I had a wow moment at the dinner table after my first bite of this lovely root vegetable gratin. Normally, I serve really simple side dishes (think steamed vegetables, baked potatoes, plain buttered rice). But, last night, I was making a plain roast chicken and wanted something a bit more elaborate to go alongside it and the plain steamed green beans I was going to pair with the main meal.
I came across this recipe in Nigella Lawson’s Nigella Christmas cookbook. If you haven’t perused it before, I cannot urge you enough to go borrow a copy from your local library (or even look up the recipes online on her website). This book is fabulous, not only because it gives you the most fantastic Christmas day feast, along with a time table of when to cook what to get the meal on the table by a certain time, but the photography is spectacular, the writing fabulous, and the recipes are divine. There is so much this book has to offer, well beyond the callings of seasonal need. Think chili, brownies, bourbon sauced ribs, easy muffin and dessert recipes, and a whole host of divinely tempting cocktail recipes. I cook from this book year round, and these past few weeks, I’ve made at least four recipes from the book.
Nigella’s description caught my attention – a musky woodsy scented gratin, both comforting and exquisite. Hmmm, a must try, right? I’m here to tell you that this is more than a must try. This is a must do. If you love gratin dishes, you will love this. This is all the coziness of a scalloped potato dish, but it seduces the senses a bit with the addition of star anise and reconstituted dried porcini mushrooms. It takes a lot to wow me, but this one did, and my husband fell prey to its seduction as well. This dish made us both go back for seconds, something we rarely do except at Thanksgiving supper or Christmas feast time.
I found dried porcini mushrooms at my local Italian bakery, and they are fairly expensive, however, very little is needed to give tons of flavour to the dish, so a bag should last you quite some time. Another bonus is that because they’re dried, they will last a long time in your pantry. Perfect for a repeat appearance, and I can quite guarantee you that this will become a regular side dish in our home now. If you’re unsure about the star anise, let me urge you to try it. Star anise has a bit of a liquorice-like scent to it, but as Nigella states, it just helps add a musky depth of flavour as opposed to liquorice flavour. Don’t tell anyone you’ve added it, and I’ll bet no one will be able to guess the spice profile of this dish. Star anise can be found in Indian and Chinese grocery shops, and many supermarkets, and is cheap as chips.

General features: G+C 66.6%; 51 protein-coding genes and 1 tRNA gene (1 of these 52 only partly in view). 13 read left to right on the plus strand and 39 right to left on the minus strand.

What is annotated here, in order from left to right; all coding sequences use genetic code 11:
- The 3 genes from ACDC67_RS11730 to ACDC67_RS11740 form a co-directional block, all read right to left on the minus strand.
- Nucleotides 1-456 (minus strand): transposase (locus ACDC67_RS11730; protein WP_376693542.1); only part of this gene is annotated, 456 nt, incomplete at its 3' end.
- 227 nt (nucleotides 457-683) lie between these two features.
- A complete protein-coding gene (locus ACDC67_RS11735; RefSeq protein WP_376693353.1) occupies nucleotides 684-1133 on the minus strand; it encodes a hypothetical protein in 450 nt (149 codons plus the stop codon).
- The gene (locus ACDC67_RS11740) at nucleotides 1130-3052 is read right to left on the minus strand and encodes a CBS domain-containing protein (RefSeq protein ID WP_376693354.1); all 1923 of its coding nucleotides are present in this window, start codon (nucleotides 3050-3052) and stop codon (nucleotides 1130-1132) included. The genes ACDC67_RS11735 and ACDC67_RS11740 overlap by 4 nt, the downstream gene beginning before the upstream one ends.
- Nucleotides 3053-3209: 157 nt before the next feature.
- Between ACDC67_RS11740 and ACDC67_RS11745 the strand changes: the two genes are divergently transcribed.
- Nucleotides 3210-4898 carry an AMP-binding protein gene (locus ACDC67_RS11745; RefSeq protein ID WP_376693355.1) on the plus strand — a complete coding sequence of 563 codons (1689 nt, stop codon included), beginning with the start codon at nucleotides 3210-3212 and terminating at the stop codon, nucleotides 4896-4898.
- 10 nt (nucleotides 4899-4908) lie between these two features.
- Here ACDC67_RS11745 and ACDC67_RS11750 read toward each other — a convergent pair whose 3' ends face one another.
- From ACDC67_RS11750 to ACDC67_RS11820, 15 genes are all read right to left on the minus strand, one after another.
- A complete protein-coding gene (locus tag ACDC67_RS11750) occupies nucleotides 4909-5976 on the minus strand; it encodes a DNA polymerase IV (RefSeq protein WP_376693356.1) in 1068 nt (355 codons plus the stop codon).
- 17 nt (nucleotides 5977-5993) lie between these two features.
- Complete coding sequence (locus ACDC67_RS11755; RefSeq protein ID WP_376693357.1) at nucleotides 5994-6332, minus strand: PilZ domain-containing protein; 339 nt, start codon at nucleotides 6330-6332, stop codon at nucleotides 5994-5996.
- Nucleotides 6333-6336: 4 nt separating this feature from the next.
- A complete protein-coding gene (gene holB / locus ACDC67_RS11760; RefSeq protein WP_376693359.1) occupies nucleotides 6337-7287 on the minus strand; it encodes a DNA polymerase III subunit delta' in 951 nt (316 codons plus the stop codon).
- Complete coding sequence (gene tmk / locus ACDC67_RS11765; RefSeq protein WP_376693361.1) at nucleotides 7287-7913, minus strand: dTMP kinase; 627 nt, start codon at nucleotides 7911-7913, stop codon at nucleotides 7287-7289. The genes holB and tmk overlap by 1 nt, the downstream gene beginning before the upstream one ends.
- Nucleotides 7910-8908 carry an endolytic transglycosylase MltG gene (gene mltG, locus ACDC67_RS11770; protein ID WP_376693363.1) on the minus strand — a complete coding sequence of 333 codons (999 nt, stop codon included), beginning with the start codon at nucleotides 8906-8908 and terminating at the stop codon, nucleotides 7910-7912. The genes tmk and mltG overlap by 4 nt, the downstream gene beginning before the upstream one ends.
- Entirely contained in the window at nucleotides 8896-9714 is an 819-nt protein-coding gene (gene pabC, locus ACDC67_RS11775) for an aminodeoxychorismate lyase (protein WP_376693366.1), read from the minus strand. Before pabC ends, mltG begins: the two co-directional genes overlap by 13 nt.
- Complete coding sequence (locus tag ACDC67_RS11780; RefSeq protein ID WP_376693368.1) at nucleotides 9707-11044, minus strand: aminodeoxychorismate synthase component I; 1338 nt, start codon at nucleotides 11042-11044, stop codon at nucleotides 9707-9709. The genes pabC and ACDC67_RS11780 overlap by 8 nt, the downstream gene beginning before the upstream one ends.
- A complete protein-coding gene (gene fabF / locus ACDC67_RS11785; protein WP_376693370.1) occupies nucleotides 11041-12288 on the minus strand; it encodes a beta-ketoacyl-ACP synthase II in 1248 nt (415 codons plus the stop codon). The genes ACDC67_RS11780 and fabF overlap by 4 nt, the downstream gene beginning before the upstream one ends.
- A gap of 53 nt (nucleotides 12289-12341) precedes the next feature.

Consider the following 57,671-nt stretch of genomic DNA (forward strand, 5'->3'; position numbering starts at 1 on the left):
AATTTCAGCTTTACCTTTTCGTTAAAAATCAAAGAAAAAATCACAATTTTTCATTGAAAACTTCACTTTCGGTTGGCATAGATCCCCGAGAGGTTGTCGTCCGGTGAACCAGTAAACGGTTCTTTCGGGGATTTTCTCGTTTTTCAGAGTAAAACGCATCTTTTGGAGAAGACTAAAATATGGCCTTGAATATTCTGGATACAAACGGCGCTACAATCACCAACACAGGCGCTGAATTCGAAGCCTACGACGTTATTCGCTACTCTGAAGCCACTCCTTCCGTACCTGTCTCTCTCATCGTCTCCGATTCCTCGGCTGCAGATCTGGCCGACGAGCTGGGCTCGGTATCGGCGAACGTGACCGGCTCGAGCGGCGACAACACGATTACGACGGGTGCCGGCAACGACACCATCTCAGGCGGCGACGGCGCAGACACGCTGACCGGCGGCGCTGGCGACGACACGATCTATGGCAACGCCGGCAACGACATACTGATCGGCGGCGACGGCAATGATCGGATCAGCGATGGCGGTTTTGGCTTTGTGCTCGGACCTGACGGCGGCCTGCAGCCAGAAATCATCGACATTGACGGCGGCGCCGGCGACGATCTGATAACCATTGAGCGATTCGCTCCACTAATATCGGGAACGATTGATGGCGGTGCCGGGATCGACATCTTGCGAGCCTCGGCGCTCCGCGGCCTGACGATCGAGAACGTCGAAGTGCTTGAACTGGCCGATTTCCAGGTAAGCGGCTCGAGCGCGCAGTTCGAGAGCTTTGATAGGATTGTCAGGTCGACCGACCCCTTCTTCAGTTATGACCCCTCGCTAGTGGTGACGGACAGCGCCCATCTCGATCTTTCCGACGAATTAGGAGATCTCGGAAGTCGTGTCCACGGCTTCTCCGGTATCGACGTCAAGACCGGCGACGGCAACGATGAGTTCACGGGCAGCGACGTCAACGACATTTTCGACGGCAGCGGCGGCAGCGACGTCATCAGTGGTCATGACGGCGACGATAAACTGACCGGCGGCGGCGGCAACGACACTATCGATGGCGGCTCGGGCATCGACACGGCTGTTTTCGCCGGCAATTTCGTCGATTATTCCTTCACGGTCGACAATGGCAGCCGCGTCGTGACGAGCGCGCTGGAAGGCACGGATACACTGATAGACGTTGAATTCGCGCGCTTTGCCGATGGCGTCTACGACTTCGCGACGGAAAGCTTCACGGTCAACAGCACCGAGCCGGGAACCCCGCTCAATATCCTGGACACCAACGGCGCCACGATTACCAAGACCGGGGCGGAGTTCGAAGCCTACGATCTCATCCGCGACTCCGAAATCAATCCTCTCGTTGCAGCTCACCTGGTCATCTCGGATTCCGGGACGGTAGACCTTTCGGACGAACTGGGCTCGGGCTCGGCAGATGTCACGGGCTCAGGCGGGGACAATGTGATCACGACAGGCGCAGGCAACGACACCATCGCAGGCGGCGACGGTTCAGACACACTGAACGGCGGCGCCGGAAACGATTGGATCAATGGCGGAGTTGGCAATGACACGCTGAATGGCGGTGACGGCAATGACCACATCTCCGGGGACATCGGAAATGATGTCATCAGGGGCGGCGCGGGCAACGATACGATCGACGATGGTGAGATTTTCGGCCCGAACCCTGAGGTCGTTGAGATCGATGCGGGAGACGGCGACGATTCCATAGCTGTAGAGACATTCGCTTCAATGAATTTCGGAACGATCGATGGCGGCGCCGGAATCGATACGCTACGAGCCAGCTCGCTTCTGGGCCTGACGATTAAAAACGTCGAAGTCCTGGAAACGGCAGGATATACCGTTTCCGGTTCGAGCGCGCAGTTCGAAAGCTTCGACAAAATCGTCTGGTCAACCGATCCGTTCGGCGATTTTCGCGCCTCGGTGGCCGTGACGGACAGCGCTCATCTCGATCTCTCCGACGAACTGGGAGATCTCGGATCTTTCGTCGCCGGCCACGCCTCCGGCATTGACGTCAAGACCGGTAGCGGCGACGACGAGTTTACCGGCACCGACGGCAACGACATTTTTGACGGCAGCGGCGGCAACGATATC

Try this soon. You won’t be disappointed. The photo above is a snapshot taken from Nigella’s book, Nigella Christmas and the recipe is hers as well. I give you the original amounts, which will feed 6 to 8 people. I halved the recipe very successfully for just the three of us, and have some leftovers (thankfully) for another round later this week.
This recipe is Nigella Lawson's from her fabulous book, Nigella Christmas. I successfully halved the recipe and baked it in a smaller dish, and reduced the baking time by 15 minutes.
I found dried porcini mushrooms at my local Italian bakery, and got the star anise at my supermarket. Don't hesitate to add these ingredients to the gratin - they bring a real depth of flavour that Nigella describes as "comforting, yet grand and exquisite". How very true.
- 1/3 cup dried porcini (or ceps)
- 2/3 cup boiling water (from a kettle)
- 1/2 stick butter
- 1 tablespoon garlic flavored oil
- 2 cups whole milk
- 2 cups heavy cream
- 3 star anise
- 1 teaspoon sea salt flakes (or ½ teaspoon table salt)
- good grinding pepper
- 2 lb potatoes
- 2 lb parsnips
- Soak the porcini in the boiling water for about 20–30 minutes.
- Preheat the oven to 220°C/gas mark 7/450ºF. Heat the butter and garlic oil in a large pan.
- Drain the porcini, reserving the liquid, then finely chop the mushrooms and add them to the pan to cook for a couple of minutes.
- Add the mushroom-liquid, milk, cream, star anise and salt and pepper.
- Without peeling the potatoes or parsnips, slice them into 1cm round slices and add to the pan.
- Bring the pan to a bubbling simmer and then gently cook, partially covered, for 20 minutes, or until the potato and parsnip are tender but not mushy.
- Decant into a gratin-type, ovenproof dish (mine is a round shallow casserole, about 5-quart capacity).
- Cook in the oven for about 40 minutes (it will need longer if you have cooked it ahead and left it to cool before putting in the oven) or until the top is coloured in places and the gratin looks bubbly underneath.